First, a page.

Is inflation slowing down in Canada?

You’ve likely noticed it, the cost of living has been increasing recently, and everything from groceries to mortgages have become more expensive due to inflation. Inflation reduces the purchasing power of our dollar and increases the cost of living.

The Bank of Canada has been trying to bring inflation back down to their target of 2% over the past year, but how effective has it been? Will they need more rate hikes to tame inflation or is it on the right track?

Key Takeaways

  • The Consumer Price Index (CPI) is the primary measure we use to evaluate inflation.
  • The Bank of Canada has a goal of keeping inflation in Canada at 2% or less per year.
  • As of May 2023 the CPI was increasing at 3.40% annually.

Let’s take a look at how inflation is trending in 2023.

What is the CPI?

The Consumer Price Index (CPI) is calculated by Statistics Canada and is used as a measure of inflation. The CPI is meant to measure a basket of typical goods and services that Canadians spend their money on, to get a ballpark figure for how prices are trending and how the cost of living is changing. The basket of goods that makes up the Consumer Price Index is weighted by sector and includes things like fuel costs, housing costs, the cost of groceries, electronics, and more. Not all elements of the CPI move in the same direction. For example, the price of gas fell over 18% from 2022 to 2023, while housing costs were up 4.7% largely due to an increase in mortgage rates.

What causes inflation?

The exact cause of inflation isn’t a science, but there are a number of factors that impact the value of our dollar. In general, the price of goods increases when demand outpaces the supply. When consumers increase their spending, for example due to an increase in disposable income, or to a reduced cost of borrowing, the cost of goods tends to go up. During the pandemic the Bank of Canada took a number of measures aimed at stimulating the economy which aimed to “increase spending in the economy” as per their website. 

Another commonly cited driver of inflation is the monetary supply. When the supply of money goes up, each individual dollar loses its comparative value. In an extreme example, if everyone in the world suddenly gained a billion dollars out of thin air, the supply of goods would be the same but the price people would be willing to pay would skyrocket. People would race to buy goods at current prices with their massive windfall of cash and businesses would quickly raise prices to accommodate for this. 

On the other side of the supply and demand equation, a sudden shock in the supply of goods could also cause prices to increase. The COVID-19 pandemic caused a number of supply chain shortages that many industries are still recovering from today.

With all of this in mind, it’s clear that the current high rate of inflation in Canada is a result of multiple factors, which makes finding a solution more tricky.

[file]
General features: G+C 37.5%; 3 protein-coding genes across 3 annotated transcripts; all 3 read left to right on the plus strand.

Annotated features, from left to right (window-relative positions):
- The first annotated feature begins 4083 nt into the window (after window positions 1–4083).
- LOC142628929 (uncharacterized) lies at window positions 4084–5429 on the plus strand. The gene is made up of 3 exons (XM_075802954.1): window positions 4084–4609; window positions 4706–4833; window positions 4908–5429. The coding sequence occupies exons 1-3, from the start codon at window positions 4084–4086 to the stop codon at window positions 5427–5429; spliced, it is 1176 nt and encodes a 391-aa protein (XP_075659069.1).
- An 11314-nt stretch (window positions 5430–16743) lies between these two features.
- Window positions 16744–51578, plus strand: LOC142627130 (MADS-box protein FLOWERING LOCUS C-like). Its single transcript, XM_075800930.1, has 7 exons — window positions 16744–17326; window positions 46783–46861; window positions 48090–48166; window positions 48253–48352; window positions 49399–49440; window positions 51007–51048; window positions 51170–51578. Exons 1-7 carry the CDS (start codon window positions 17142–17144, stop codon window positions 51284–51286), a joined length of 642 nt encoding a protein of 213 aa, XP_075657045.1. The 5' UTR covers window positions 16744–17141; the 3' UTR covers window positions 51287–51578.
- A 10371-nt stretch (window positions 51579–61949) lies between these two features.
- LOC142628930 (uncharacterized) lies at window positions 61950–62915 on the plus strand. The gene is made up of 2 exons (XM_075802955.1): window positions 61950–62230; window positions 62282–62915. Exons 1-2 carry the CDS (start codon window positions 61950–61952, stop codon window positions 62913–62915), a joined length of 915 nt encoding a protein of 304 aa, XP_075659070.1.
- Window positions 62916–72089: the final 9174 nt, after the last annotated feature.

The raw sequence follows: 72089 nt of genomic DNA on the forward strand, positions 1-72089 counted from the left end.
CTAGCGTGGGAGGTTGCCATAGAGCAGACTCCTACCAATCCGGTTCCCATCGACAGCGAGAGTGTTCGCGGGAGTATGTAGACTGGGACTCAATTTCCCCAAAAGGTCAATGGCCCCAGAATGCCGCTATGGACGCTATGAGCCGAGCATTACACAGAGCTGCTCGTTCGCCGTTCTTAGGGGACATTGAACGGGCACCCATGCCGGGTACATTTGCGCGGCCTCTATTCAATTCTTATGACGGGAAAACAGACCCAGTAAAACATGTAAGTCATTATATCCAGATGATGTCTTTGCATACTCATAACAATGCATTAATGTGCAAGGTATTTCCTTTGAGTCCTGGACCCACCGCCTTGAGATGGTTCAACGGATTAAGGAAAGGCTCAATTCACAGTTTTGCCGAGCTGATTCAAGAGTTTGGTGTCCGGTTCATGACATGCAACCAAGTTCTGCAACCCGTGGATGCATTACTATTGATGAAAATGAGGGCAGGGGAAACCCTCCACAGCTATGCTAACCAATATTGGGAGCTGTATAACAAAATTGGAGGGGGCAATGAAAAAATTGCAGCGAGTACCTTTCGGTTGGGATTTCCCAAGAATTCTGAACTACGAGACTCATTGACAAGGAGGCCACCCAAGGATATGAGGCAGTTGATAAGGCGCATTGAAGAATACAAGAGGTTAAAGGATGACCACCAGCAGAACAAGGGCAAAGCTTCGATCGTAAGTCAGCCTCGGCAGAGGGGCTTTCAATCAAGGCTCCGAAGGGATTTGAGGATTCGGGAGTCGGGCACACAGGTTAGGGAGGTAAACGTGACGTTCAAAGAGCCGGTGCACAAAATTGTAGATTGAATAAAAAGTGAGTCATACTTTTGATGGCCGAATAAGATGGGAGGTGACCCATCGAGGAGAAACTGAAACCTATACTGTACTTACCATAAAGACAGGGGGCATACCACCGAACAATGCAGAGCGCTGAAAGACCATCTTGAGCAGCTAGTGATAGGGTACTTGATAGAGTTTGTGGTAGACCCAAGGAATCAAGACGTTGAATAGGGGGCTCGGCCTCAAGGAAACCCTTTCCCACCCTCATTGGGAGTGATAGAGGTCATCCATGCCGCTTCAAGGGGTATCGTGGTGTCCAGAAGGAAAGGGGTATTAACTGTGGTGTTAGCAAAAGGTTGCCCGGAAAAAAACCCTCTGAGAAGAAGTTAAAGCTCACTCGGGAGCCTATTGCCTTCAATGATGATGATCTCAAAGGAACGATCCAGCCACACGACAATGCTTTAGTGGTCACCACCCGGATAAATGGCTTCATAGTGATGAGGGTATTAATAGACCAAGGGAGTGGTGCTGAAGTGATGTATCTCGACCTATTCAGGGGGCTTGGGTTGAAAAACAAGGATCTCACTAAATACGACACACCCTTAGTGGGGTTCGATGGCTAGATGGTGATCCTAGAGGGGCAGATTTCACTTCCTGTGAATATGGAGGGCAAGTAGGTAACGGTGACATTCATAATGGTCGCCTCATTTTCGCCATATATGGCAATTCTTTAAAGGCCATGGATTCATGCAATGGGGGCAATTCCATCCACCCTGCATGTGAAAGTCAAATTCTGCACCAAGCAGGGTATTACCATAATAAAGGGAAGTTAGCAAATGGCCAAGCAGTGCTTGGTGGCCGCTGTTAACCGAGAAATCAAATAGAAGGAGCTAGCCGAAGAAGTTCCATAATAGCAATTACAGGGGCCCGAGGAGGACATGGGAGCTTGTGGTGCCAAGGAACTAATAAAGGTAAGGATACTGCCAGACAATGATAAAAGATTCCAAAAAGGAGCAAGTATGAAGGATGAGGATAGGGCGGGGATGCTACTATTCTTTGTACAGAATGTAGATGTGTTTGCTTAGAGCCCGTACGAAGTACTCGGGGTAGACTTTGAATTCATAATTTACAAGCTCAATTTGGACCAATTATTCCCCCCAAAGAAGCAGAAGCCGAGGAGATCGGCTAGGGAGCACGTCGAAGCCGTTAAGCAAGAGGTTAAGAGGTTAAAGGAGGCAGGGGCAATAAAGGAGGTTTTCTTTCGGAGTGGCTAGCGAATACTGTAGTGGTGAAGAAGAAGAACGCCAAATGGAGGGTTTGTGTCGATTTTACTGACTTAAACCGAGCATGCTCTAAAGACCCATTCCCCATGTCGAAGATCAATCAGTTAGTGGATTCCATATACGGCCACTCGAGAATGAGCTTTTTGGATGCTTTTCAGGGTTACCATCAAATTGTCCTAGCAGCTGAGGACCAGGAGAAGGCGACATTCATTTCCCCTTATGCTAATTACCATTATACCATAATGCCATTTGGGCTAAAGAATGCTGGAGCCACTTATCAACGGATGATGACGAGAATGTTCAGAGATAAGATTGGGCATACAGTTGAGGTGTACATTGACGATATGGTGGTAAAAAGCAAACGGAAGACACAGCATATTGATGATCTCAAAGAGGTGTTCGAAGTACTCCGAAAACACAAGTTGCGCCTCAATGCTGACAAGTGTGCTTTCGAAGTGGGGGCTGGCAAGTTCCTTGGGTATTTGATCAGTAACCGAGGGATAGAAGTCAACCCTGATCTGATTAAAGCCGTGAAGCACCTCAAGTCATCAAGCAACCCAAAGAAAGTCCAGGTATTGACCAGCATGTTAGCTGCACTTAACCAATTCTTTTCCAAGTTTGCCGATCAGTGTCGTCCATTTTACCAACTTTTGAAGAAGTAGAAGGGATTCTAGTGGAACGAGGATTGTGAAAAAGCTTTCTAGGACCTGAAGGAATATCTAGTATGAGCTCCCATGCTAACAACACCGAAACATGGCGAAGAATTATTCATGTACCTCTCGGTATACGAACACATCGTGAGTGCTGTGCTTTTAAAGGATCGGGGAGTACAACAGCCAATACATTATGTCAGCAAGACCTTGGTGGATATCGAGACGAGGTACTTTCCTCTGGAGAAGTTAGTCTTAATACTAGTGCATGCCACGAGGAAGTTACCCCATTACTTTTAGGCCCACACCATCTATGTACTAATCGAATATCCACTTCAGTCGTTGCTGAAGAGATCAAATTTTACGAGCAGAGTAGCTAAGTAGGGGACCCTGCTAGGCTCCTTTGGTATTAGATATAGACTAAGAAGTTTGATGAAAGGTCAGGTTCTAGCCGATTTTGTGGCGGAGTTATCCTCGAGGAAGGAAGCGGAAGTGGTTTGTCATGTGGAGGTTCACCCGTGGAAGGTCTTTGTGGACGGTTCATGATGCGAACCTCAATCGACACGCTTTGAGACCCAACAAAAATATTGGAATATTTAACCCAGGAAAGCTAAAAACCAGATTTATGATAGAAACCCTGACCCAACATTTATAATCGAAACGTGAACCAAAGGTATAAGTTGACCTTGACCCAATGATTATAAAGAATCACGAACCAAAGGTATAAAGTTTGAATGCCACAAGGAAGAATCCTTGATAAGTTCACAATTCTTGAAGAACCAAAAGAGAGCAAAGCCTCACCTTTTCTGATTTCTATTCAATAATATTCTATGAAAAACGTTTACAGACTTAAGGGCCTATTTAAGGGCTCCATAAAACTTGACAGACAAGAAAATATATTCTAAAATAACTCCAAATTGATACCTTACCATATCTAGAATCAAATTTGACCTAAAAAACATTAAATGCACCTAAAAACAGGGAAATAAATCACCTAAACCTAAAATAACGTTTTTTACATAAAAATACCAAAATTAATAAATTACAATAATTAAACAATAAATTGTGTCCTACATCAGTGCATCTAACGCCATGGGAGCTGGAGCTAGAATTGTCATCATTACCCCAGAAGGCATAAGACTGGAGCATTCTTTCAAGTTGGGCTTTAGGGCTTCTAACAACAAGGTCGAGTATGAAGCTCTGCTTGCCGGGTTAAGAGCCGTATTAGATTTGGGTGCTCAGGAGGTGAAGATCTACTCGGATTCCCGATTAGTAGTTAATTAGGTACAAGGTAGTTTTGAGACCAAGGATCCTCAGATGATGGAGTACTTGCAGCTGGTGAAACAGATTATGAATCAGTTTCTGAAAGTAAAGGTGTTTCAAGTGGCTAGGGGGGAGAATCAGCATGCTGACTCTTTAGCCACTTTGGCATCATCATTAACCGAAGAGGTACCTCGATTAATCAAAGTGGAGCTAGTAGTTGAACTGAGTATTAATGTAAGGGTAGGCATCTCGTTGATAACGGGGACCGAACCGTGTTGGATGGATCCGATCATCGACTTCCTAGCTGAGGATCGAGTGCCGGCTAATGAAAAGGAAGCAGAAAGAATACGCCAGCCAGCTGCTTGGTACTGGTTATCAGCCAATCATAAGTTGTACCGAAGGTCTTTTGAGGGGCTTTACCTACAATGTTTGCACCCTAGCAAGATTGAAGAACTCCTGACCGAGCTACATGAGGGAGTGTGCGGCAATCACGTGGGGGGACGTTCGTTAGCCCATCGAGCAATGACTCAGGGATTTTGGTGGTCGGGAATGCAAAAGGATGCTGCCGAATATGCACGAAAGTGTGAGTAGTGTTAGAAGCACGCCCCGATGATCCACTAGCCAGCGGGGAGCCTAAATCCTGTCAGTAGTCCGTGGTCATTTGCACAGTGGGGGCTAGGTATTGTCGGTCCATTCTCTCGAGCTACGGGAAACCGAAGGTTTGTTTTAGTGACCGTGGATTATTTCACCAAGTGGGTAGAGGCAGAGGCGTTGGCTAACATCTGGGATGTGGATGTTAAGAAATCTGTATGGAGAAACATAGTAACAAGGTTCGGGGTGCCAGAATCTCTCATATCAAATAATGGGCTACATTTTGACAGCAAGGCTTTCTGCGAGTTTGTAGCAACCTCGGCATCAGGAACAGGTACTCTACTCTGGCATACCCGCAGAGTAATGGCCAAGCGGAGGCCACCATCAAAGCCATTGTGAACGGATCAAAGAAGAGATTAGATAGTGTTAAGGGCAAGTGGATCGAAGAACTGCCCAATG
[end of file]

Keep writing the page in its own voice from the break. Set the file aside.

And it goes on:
How does the Bank of Canada control inflation?

The Bank of Canada has a stated goal of keeping inflation under 2% per year. To control the economy, the Bank of Canada has a number of tools under their belt, but their main strategy for taming inflation is the raising of interest rates. In 2022, the Bank of Canada increased their policy interest rate seven times and so far they’ve increased it another two times in 2022 bringing the current key rate to 4.75% up from 0.25% in January of 2022. 

The Bank of Canada looks at the CPI to determine if their policies are having the desired effect. Currently the Bank of Canada is trying to curb inflation by increasing interest rates. Higher interest rates mean a higher cost of borrowing and therefore decreased demand for things like mortgages. When interest rates are high, consumers are less likely to spend their money as debt is more expensive, and they can get a higher return through assets like bonds and GICs.

At the same time, increasing interest rates also increases mortgage costs which in the short term increases the cost of shelter in the CPI. As a result it can be difficult for the Bank of Canada to determine whether their policy is having the desired effect, or is worsening the cost of living for Canadians. This is partly why the Bank of Canada took a multiple month break earlier in 2023 to assess whether their rate hikes were enough to curb inflation.

Increasing interest rates also mean a slowdown of the economy as businesses face a higher cost of borrowing and tend to reduce business output leading to layoffs. While unemployment is not generally something for celebration, the bank of Canada has an increase in the unemployment rate as part of their goal. According to the Bank of Canada, the current high rate of employment is “not sustainable”, and is partly to blame for inflation due to the increased demand a high rate of employment generates.

Is inflation slowing down in 2023?

Following a rapid increase in the CPI during the pandemic, inflation has begun to slow following interest rate hikes from the Bank of Canada starting in 2022. As of May 2023 the CPI was up 3.40%, down from 4.40% in April. All of this paints the picture that the Bank of Canada’s policy is having the desired effect and inflation is trending in the right direction. Does this mean the rate hikes are over? Not necessarily, says our resident mortgage market expert Robert Malcolm. “While it is nice to see CPI (Consumer Price Index) drop to 3.4%, it doesn’t automatically mean that we will avoid an interest rate increase July 12.” said Rob on social media following the release of the latest CPI numbers in June.

If you’re an existing homeowner, sign-up to Perch and find out how much equity you have access to today. If you’re in the market for a mortgage, you can be pre-approved in as little as 20 minutes when you sign-up to Perch.

Shop mortgage offers in minutes

Sign up for free